informationliberation
The news you're not supposed to know...




An Introduction to Austrian Economics: Understand Economics, Understand Everything
The Century of the Self: The Untold History of Controlling the Masses Through the Manipulation of Unconscious Desires
The Disappearing Male: From Virility to Sterility

The Obama Deception: The Mask Comes Off
Operation Gladio: The Hidden History of U.S. Sponsored False Flag Terrorism in EuropeThe New American Century: The Untold History of The Project for the New American Century
(more)
Article posted Dec 01 2011, 6:33 AM Category: Big Brother/Orwellian Source: EFF.org Print

House Committee Rushing to Approve Dangerous "Information Sharing" Bill

Proposal Would Gut Privacy Laws, Allow Unprecedented Data-Grab by Government
By Kevin Bankston and Lee Tien


We're for better network, computer, and device security. Unfortunately, "cybersecurity" bills often go off track--case in point: the " Internet kill switch. " The latest example comes courtesy of the leaders of the House Intelligence Committee. Committee Chairman Mike Rogers (R-Mich.) and ranking member Dutch Ruppersberger (D-Md.) are introducing "The Cyber Intelligence Sharing and Protection Act of 2011"(PDF).

The bill would allow a broad swath of ISPs and other private entities to "use cybersecurity systems" to collect and share masses of user data with the government, other businesses, or "any other entity" so long as it's for a vaguely-defined "cybersecurity purpose." It would trump existing privacy statutes that strictly limit the interception and disclosure of your private communications data, as well as any other state or federal law that might get in the way. Indeed, the language may be broad enough to bless the covert use of spyware if done in "good faith" for a "cybersecurity purpose."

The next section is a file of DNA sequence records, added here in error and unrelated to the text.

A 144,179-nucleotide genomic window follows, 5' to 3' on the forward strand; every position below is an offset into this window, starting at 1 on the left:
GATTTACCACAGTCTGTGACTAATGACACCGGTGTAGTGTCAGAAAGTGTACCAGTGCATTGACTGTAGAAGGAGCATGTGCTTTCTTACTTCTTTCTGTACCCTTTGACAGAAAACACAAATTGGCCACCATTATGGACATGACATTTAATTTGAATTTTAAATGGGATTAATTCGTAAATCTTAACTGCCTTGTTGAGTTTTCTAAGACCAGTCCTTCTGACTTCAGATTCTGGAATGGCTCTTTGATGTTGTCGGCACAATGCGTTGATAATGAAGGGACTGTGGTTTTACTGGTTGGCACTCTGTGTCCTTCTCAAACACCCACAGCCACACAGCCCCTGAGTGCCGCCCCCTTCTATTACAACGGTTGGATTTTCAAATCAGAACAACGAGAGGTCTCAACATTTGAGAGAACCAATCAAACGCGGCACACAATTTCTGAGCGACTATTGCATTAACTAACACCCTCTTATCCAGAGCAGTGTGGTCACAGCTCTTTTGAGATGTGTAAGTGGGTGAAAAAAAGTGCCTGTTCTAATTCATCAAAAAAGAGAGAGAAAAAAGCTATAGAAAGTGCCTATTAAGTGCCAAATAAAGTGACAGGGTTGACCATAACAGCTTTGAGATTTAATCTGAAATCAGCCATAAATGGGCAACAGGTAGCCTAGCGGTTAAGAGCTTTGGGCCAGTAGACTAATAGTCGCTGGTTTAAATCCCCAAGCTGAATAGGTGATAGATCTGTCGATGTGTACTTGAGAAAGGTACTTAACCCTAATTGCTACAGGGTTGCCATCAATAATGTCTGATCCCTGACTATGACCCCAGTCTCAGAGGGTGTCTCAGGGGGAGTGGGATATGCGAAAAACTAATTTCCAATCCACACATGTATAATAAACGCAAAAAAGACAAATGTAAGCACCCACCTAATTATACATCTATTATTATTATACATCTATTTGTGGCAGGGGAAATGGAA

This broad data-sharing between companies wouldn't be subject to any oversight or transparency measures (users can't restrict companies' sharing), while the only oversight for sharing with the federal government, ironically, would be through the Privacy and Civil Liberties Oversight Board--which hasn't existed since January 2008.

Worse yet, the bill doesn't limit what the federal government can do with the data or private communications that ISPs and others hand over, except to say that it can't be used for "regulatory" purposes--apparently it can be used for law enforcement and intelligence targeting purposes.

Based on how this proposal diverges from the White House's own cybersecurity proposal from May 12, we hope and expect that the Administration isn't happy with this House Intelligence bill for several reasons--insufficient privacy protections, lack of oversight, skepticism about efficacy. Perhaps at the top of the list is concern over the fact that the bill allows information sharing with any federal agency--including the National Security Agency (NSA)--thereby threatening civilian control of domestic cybersecurity efforts. As Rod Beckstrom, former Director of DHS's National Cybersecurity Center, said when he resigned in March 2009:
"NSA currently dominates most national cyber efforts". I believe this is a bad strategy... The intelligence culture is very different from a network operations or a security culture [and] the threats to our democratic processes are significant if all top level government network security and monitoring are handled by any one organization (either directly or indirectly).
Considering how greatly this bill would change the law and cybersecurity policy generally, the timing is especially shocking: the bill, introduced today, was only shown to privacy advocates such as EFF yesterday, and yet the Committee intends to "mark-up" and vote on whether to recommend passage of the bill TOMORROW.